UMass Amherst Receives $260,000 For Anti-obesity Research

AMHERST — UMass Amherst scientists have received $260,000 from the American Heart Assoc. to investigate a compound with promising anti-obesity properties. The research could eventually lead to new drug treatments for preventing unhealthy weight gain and reduce the incidence of obesity-related illnesses, such as coronary heart disease and type 2 diabetes.

Obessity is a growing problem in the U.S. that afflicts more than 60 million adults and an increasing number of children and teens. In the search for preventive treatments, scientists have zeroed in on conjugated linoleic acid (CLA), a naturally occurring compound found in dairy products and meat. Studies with mice showed that CLA blocked fat uptake by cells and increased the rodents’ overall energy expenditure.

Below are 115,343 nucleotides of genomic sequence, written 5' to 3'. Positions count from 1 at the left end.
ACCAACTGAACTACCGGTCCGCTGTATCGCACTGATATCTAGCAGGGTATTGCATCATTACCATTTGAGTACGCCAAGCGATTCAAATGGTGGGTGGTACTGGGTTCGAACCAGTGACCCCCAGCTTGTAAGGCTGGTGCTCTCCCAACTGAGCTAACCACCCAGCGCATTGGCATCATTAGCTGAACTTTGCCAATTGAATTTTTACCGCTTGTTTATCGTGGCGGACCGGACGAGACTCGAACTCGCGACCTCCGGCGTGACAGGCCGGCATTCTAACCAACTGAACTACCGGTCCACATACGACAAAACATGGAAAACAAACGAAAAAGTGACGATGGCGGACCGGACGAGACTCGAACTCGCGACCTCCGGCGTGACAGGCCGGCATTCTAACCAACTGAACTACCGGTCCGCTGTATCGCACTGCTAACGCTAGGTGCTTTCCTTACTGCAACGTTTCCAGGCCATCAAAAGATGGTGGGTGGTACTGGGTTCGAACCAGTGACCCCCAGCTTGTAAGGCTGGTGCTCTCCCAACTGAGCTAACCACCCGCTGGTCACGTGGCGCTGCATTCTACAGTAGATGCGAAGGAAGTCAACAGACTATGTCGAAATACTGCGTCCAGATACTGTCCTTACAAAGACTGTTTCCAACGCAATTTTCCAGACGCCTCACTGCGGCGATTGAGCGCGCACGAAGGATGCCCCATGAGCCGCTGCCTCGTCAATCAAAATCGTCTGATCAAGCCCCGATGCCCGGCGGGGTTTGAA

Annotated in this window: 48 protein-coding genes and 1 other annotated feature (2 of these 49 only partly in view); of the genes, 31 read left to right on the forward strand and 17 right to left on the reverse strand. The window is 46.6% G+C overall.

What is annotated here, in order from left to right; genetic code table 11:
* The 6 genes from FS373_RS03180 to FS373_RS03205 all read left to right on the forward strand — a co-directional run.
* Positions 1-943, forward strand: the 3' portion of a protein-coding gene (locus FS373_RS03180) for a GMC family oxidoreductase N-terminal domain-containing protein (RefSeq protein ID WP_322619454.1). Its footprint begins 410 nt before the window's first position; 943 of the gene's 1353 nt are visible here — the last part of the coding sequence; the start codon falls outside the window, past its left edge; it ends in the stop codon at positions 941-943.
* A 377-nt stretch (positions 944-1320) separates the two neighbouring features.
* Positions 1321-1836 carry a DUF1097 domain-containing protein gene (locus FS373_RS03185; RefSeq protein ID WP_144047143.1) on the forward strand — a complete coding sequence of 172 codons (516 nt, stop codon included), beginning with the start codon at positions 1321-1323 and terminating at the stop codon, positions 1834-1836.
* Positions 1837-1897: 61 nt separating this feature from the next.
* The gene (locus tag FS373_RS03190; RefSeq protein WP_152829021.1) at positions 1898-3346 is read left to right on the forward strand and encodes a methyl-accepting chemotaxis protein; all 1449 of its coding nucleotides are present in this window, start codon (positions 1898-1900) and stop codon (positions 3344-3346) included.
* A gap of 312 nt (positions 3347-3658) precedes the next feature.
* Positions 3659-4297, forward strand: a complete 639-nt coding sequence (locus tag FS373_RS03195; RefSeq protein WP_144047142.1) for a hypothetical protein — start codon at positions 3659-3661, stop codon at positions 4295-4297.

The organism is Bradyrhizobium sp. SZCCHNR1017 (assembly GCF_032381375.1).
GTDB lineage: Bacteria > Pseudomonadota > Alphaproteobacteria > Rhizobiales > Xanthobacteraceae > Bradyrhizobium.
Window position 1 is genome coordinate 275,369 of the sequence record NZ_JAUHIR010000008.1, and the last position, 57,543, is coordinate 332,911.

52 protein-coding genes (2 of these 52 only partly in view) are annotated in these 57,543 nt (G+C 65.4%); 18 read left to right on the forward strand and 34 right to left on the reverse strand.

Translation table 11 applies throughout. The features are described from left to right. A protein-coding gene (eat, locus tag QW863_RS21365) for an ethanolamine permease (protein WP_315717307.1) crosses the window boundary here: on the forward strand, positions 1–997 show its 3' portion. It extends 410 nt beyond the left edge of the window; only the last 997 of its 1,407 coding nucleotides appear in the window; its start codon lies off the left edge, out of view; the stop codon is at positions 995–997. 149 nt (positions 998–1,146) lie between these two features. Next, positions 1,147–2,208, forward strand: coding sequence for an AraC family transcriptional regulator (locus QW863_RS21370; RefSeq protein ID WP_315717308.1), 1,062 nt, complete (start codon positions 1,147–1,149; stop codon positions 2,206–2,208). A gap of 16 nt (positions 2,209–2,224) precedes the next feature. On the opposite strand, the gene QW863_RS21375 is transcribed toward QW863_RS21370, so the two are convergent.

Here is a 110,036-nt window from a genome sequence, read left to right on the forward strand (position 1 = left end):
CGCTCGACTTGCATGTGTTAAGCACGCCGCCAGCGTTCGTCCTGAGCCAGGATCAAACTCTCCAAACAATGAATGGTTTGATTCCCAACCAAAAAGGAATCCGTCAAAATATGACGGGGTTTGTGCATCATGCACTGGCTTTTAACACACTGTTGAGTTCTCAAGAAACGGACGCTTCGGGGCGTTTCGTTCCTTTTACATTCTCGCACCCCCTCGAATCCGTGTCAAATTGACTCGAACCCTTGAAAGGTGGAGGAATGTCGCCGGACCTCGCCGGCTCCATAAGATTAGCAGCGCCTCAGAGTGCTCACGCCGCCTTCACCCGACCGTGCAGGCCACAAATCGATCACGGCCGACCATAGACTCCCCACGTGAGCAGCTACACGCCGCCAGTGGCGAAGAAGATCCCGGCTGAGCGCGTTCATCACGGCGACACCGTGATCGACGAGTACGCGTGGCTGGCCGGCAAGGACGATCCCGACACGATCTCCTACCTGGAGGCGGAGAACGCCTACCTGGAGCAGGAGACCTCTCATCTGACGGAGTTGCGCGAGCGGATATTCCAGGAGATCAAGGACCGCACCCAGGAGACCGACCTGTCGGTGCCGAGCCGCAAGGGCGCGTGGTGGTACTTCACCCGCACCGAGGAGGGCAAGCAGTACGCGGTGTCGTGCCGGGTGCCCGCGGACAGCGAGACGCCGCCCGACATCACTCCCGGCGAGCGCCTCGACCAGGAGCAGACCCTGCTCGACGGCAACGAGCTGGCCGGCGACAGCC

But when tested in humans, CLA didn’t pack the anti-obesity punch that researchers had anticipated.

Now, UMass Amherst food scientist Yeonhwa Park and her colleague Deborah Deborah Good, veterinary and animal sciences, will explore the fat-fighting abilities of a chemical cousin of CLA. The scientists will investigate conjugated nonadecadienoic acid (CAN), which is similar to CLA, but may be more effective in the low doses required for human use.

“Preliminary results suggest that CAN is a good candidate,” says Park, “but we need to better understand how it acts to prevent body-fat accumulation.”